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Heyman v. State ex rel. Board of Regents of Nevada System of Higher Education

United States District Court, D. Nevada

June 2, 2017

DARREN HEYMAN, Plaintiff,
v.
STATE OF NEVADA EX REL. BOARD OF REGENTS OF THE NEVADA SYSTEM OF HIGHER EDUCATION ON BEHALF OF UNIVERSITY OF NEVADA, LAS VEGAS, et al. Defendant.

          ORDER

          GEORGE FOLEY, JR. United States Magistrate Judge.

         This matter is before the Court on Plaintiff's Motion to Compel (ECF No. 134), filed on January 13, 2017. Defendants filed their Response (ECF No. 135) on January 27, 2017. Plaintiff filed his Reply (ECF No. 136) on February 3, 2017. Also before the Court is Plaintiff's Second Motion to Compel (ECF No. 145), filed on April 18, 2017. Defendants filed their Response (ECF No. 147) on May 2, 2017. Plaintiff filed his Reply (ECF No. 148) on May 8, 2017.

         BACKGROUND

         Plaintiff requests an order compelling Defendants to respond to Plaintiff's first set of written discovery including interrogatories, requests for production, and requests for admission. Plaintiff's written discovery requests were served separately upon multiple Defendants and span a litany of topics including personnel records, disciplinary records, communications among Defendants, records of discriminatory complaints, and employment contracts. Plaintiff argues that Defendants' objections under the Family Educational Rights and Privacy Act (“FERPA”), Title II of the Nevada System of Higher Education, and Nev. Admin. Code § 248.718 do not protect them from responding to his written discovery requests. Defendants argue that Plaintiff's motion fails to comply with LR 26-7(b) and (c) because Plaintiff did not set forth the complete test of the discovery originally sought and did not adequately meet and confer prior to filing the motion. Defendants further argue that Plaintiff's discovery requests regarding sexual history or use of alcohol are not relevant.

         DISCUSSION

         Rule 37 of the Federal Rules of Civil Procedure allows a party to move for an order compelling discovery and requires certification that the movant has “in good faith conferred or attempted to confer with the person or party failing to make the discovery in an effort to secure the information or material without court action.” Fed.R.Civ.P. 37(a)(2)(B). There are two components to the meet and confer requirement of Rule 37 that must be met. Shuffle Master, Inc. v. Progressive Games, Inc., 170 F.R.D. 166, 170 (D. Nev. 1996). First, the moving party must provide a certification that “accurately and specifically conveys to the court who, where, how, and when the respective parties attempted to personally resolve the discovery dispute.” Id. This is generally accomplished by the attachment of an affidavit certifying such. Taylor v. Aria Resort & Casino, LLC, No. 2:11-CV-01360-KJD, 2013 WL 2355462, at *3 (D. Nev. May 29, 2013). Second, the moving party must actually confer or attempt to confer in good faith. Shuffle Master, 170 F.R.D. at 170. A good faith attempt requires more than the “perfunctory parroting of statutory language, ” it requires a “genuine attempt to resolve the discovery dispute through non judicial means.” Id. at 171. LR 26-7(c) also requires good-faith meet and confer efforts and a declaration setting forth the details of such efforts.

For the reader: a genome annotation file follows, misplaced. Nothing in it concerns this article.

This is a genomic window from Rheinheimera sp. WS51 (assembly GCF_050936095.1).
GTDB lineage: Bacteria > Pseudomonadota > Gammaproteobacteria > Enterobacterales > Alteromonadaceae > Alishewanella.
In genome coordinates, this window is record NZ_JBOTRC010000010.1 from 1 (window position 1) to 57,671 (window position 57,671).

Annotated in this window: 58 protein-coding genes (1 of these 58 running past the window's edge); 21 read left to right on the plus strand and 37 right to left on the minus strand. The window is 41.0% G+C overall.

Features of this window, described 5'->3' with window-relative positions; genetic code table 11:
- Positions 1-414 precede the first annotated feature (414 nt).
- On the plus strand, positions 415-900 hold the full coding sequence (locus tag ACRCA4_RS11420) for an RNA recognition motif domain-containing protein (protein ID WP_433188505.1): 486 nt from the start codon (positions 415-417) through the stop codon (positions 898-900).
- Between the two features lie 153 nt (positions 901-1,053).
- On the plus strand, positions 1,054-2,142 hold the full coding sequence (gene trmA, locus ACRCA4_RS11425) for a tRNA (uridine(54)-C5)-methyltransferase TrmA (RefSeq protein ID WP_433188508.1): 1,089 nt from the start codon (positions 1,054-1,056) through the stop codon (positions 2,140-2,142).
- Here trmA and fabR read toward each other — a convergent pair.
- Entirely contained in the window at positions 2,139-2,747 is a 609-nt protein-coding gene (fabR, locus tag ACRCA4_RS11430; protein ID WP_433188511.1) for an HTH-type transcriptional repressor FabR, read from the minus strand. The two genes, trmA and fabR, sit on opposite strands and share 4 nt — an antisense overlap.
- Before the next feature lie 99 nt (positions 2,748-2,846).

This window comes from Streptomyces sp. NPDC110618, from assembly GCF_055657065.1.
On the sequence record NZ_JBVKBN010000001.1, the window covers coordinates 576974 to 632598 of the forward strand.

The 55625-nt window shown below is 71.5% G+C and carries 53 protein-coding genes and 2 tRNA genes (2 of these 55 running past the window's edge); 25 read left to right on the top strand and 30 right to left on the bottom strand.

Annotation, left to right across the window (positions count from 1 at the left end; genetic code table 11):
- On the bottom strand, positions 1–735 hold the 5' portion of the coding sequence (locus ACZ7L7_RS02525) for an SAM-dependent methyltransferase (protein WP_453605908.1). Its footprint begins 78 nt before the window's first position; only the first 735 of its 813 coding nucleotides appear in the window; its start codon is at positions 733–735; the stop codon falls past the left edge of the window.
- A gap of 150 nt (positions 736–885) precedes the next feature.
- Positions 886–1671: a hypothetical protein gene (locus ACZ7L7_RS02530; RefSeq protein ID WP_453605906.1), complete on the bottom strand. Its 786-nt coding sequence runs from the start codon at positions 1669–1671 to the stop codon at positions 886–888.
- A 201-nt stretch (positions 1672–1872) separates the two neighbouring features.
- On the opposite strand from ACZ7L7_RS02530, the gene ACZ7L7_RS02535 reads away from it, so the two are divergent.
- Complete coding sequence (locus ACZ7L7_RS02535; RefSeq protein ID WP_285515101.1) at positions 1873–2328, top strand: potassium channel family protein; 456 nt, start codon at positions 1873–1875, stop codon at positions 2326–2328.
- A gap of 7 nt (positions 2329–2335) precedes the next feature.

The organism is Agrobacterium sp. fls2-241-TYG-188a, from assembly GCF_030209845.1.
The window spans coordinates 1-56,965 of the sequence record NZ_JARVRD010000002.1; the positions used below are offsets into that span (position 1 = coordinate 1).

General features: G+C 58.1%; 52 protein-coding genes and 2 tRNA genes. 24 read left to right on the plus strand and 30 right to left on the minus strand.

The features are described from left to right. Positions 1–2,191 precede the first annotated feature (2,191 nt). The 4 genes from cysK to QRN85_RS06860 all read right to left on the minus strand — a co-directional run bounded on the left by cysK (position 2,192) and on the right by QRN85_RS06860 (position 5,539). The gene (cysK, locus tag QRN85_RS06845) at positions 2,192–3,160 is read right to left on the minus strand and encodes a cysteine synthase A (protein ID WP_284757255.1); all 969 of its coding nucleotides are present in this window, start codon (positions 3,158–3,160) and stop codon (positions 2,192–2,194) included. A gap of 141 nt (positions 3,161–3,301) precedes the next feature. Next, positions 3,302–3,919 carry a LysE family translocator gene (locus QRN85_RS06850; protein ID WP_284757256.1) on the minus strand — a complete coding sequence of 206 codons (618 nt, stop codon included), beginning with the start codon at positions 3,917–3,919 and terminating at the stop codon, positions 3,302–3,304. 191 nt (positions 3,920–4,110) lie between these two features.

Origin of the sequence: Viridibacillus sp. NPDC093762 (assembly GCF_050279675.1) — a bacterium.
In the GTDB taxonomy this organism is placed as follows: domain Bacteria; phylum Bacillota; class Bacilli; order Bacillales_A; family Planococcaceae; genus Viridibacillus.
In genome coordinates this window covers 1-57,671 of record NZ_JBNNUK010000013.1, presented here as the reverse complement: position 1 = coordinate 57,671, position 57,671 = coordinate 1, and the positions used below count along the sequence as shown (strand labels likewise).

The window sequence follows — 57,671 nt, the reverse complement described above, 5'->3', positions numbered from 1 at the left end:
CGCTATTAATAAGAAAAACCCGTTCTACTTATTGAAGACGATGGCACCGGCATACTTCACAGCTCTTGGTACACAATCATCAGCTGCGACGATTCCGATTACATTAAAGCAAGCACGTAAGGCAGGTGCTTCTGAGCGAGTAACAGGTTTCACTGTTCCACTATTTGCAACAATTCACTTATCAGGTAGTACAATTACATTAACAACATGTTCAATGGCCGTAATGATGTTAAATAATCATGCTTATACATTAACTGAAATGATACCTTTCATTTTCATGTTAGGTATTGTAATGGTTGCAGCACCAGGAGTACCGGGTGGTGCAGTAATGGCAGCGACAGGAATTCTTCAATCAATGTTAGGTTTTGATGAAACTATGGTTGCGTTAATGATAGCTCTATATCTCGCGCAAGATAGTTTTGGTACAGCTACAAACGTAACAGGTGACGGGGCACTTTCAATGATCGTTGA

In his declaration, Plaintiff was required to set forth essential facts to enable the court to pass a preliminary judgment on the adequacy and sincerity of the good faith conferment between the parties. Plaintiff provided only a cursory review of the meet and confer efforts between the parties in his motion. Although it appears the parties have made two attempts to resolve this dispute, there is disagreement regarding the breakdown of communication between the parties and the extent of the topics discussed. Defendants represent that the parties did not meet and confer on all of the topics that are in dispute. Based upon the emails attached to each parties' briefs and considering the extent of the requests, it is unlikely that the parties were able to meaningfully discuss each discovery dispute. Therefore, Plaintiff fails to provide adequate certification regarding the parties' meet and confer efforts and the Court does not have sufficient information to determine the adequacy of the meet and confer attempts.

         LR 26-7(b) requires the moving party “to set forth in full the text of the discovery originally sought and any response to it.” The burden is on Plaintiff to demonstrate that he is entitled to relief. Agarwal v. Oregon Mut. Ins. Co., No. 2:11-CV-01384-LDG, 2013 WL 211093, at *3 (D. Nev. Jan. 18, 2013). Generally, it is insufficient to merely attach voluminous discovery requests and responses as exhibits to satisfy the requirements of LR 26-7(b). Taylor, 2013 WL 2355462 at *4. This essentially shifts the burden to the Court to sift through and root for issues that should be clear on the face of a discovery motion. Id.

         Here, Plaintiff has simply attached more than 300 pages of propounded discovery and responses as exhibits. Although Plaintiff broadly discusses the categories of the information sought, he fails to adequately link his arguments to specific discovery requests. This is not sufficient to allow the Court to evaluate whether the information sought is relevant and discoverable and whether the responses are sufficient or require supplementation. The Court, therefore, denies Plaintiffs motions for failure to comply with LR 26-7(b), (c), and Rule 37 of the Federal Rules of Civil Procedure. ...


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